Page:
“Village Rockstars” was selected as Indias official entry to the 91st Academy Awards on Saturday, following which members of the Film Federation of India (FFI) urged the Indian film industry and the government to promote the Assamese film for the final round…reports Asian Lite News
The chairman of the committee S.V. Rajendra Singh Babu, also a veteran film producer, made the announcement.
Talking about the selection of the film, Anant Mahadevan, one of the members of the committee, said: “One of the criteria is that the film has to be rooted in India with a universal message. The film has to be professionally and technically well made with hardly any flaws to capture and a well-performed film.
“It was absolutely an unanimous decision. The film ‘Village Rockstars’ got votes of all the jury members unanimously. We are very proud of this film.”
As many as 28 films were shortlisted for India’s official entry to the Oscars. Some of the big budget Bollywood films like “Padmaavat”, “Raazi”, “Hichki” and “PadMan” along with some of the critically acclaimed movies like “Love Sonia”, “Manto”, “Kadvi Hawa” and “Gali Guleiyan” were also part of the list.
The selection committee also comprised directors G Neelakanta Reddy and Shiboprosad Mukherjee, cinematographer Ajayan Joseph Vincent and film editor Sanjay Sankla, among others.
But why do Indian films generally don’t make it to the final round of Oscars?
S.V. Rajendra explained: “Many Indian films reach there but because of their rules and perspectives, our films might not be eligible. The film which is selected from here should be properly presented at the Oscars, and that needs huge money.
“When a film goes there, we need at least Rs two crore to promote the film there, to present it to the Academy members. There are many processes, and we may be failing there.”
According to him, there is an acute lack of funds to carry out these processes effectively.
He added: “Last time the Maharashtra government had Rs one crore for ‘Shwaas’ (Marathi film). This time also, we at the Film Federation of India, want to write to the Assam government and the central government to contribute or create funds for the film.”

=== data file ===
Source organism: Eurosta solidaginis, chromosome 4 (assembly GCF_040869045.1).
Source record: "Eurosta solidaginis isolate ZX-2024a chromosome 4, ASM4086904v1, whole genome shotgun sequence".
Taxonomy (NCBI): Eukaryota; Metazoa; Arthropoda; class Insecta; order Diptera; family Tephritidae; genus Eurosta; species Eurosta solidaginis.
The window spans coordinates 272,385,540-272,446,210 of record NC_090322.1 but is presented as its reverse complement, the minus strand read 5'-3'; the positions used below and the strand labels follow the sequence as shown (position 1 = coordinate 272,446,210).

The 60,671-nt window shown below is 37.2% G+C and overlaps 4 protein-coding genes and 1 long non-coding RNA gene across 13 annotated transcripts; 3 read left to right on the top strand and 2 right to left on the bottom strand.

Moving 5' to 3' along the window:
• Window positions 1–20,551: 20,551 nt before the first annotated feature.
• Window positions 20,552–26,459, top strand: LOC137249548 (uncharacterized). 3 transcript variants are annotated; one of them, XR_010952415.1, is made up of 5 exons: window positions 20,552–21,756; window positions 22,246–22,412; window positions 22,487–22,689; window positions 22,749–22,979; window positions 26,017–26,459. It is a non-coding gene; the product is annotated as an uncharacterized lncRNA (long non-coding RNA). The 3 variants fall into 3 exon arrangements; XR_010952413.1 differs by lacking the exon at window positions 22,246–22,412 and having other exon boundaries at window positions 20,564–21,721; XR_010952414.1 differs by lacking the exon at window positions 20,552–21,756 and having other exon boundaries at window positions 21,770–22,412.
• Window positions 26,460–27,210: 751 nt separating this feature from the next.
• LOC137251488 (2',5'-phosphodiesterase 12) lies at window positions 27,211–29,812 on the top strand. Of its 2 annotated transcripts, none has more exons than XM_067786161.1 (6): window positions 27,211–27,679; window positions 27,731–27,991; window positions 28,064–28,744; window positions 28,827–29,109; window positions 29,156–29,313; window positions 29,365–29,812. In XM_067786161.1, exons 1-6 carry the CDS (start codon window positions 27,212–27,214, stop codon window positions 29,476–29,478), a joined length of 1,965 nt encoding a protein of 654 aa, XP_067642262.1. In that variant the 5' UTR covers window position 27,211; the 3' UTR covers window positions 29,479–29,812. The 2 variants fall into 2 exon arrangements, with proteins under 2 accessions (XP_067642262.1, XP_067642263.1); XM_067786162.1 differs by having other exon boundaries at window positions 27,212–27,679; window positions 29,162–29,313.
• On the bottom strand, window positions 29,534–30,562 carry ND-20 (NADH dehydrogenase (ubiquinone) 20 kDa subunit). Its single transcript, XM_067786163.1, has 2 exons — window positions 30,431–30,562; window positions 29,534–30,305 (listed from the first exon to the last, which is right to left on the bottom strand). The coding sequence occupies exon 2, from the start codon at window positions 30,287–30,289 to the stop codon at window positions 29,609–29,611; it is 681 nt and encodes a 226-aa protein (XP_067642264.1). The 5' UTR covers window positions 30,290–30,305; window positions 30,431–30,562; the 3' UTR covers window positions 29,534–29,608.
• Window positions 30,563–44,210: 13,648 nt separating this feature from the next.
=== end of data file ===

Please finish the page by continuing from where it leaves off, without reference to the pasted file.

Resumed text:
Mahadevan urged the film production houses to contribute funds to promote the film.
He said: “I think the process is easy. If most of the big production houses contribute at least Rs 10 lakh each, even if they contribute Rs five lakh, we can collect an amount of Rs three crore to promote the film at the Oscars.
“If we really believe in the film ‘Village Rockstars’ as the representative of our country, we should all garner funds and support to represent the film.”
Citing an example of government support in other countries, Mahadevan added: “In other countries, they make very few films and the government takes it upon them to promote those films.
“The government owns the film industry unlike here. Their government recommends the best film to represent on the big platform. Unfortunately, our government disowned the film industry.”
“Village Rockstars”, directed by Rima Das, won the National Film Award for Best Feature Film this year.
S.V. Rajendra Singh said: “It is impossible for independent and small producers to promote their film all by themselves. It is important that they receive funds to do so. It is important we follow these processes to reach all the Academy members and critics. Somebody has to be in New York for at least two months to follow up for the film, catching hold of critics and the press, international producers. All these things cost money.”
“We think ‘Village Rockstars’ has a very bright chance, and we think the government of India and the government of Assam should help the film. It is not a request, it is the film’s right. The government should be responsible and should come forward to help us.”
Meanwhile, Das is simply thrilled with the news.
“With tears of joy and a feeling of pride, I humbly accept this news. ‘Village Rockstars’ is India’s official entry to the Oscars! Let that sink in,” she tweeted.